This includes threat intel from commercial providers, open source, government, and industry sources. These organizations have found that by leveraging threat intelligence sources from varied perspectives, they are able to have true visibility into the types of malicious traffic that may affect their networks, improving their ability to protect their networks and organization.
Issue 2: Integrating Other Threat Intelligence Sources
That takes us to our second issue with most NGFW—their (in)ability to let you integrate other threat intel sources now that you know you need additional eyes on your landscape.
Every name-brand NGFW on the market has external IP and domain blocklist capabilities. However, these same firewalls have significant limitations with respect to: (1) the volume of threat indicators in their external blocklists; (2) the size of blocklists; and (3) the ways in which you can integrate third-party threat intel data, into that firewall.
One of the top, name brand NGFWs on the market can handle a maximum of 150,000 IPs in their external block list. If one were to throw a few open source threat intel sources into that firewall, they would quickly hit these limits.
In a real world scenario, were that same organization to try to integrate Webroot’s IP Reputation Feed and its 4.8 million indicators into their NGFW, they would quickly find this to be extremely challenging to impossible.
In the end, this means that even if you recognize (as you now do) that integrating other threat intelligence sources is vital to the health and success of your cybersecurity measures, your NGFW won’t really let you.
What to Do About It
- The threat intelligence that NGFWs use to detect and block threats is proprietary, based on a single vendor’s view of the threat landscape. While this has value, it does not provide the broad-based view of threat intelligence that is required to protect your network.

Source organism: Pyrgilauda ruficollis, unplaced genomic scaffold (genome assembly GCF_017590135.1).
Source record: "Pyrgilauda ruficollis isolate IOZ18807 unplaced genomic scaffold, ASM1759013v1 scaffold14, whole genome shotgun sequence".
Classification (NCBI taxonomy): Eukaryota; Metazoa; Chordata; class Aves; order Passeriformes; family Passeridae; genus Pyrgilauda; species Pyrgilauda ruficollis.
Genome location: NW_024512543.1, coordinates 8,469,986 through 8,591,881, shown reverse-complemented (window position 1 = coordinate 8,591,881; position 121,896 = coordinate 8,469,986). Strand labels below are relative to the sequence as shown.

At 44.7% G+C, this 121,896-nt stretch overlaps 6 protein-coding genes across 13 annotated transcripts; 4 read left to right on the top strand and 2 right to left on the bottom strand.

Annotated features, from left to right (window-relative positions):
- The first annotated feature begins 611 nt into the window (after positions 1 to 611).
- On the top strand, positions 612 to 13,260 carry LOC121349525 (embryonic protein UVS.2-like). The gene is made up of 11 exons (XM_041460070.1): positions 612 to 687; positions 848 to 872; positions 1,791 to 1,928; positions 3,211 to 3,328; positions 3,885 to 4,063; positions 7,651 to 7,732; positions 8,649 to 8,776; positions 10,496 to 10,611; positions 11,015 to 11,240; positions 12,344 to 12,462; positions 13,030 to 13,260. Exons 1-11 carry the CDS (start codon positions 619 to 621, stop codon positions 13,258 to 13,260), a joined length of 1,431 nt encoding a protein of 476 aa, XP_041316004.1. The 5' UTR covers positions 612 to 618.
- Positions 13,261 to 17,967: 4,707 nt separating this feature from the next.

- Next-generation firewalls have significant limitations with respect to the volume of third-party threat indicators that can be integrated, as well as how easy it is to integrate them. Therefore, making threat intelligence actionable in NGFWs is challenging.
What this boils down to is a need to add an extra layer of security that can integrate all the threat intel sources you need to protect your network. That’s where a tool like Threater comes in.
Threater is an inline gateway that proactively blocks malicious and unwanted network connections while simultaneously logging activity & actions and delivering that intel back to the cloud for future reporting and protection. You can think of it as a firewall for your firewall that actually allows for easy, useful integration of various cyber threat intel sources.
Threater Covers Your Bases
Threater is designed from the ground up to work with multiple threat intel source and isn’t capped at a certain number of inputs. This means you get the most coverage with the most flexibility possible. No matter what new attacks are created over the coming years, Threater helps your team lean and adapt so that you’re always prepared.
Want to learn more? Schedule a Demo.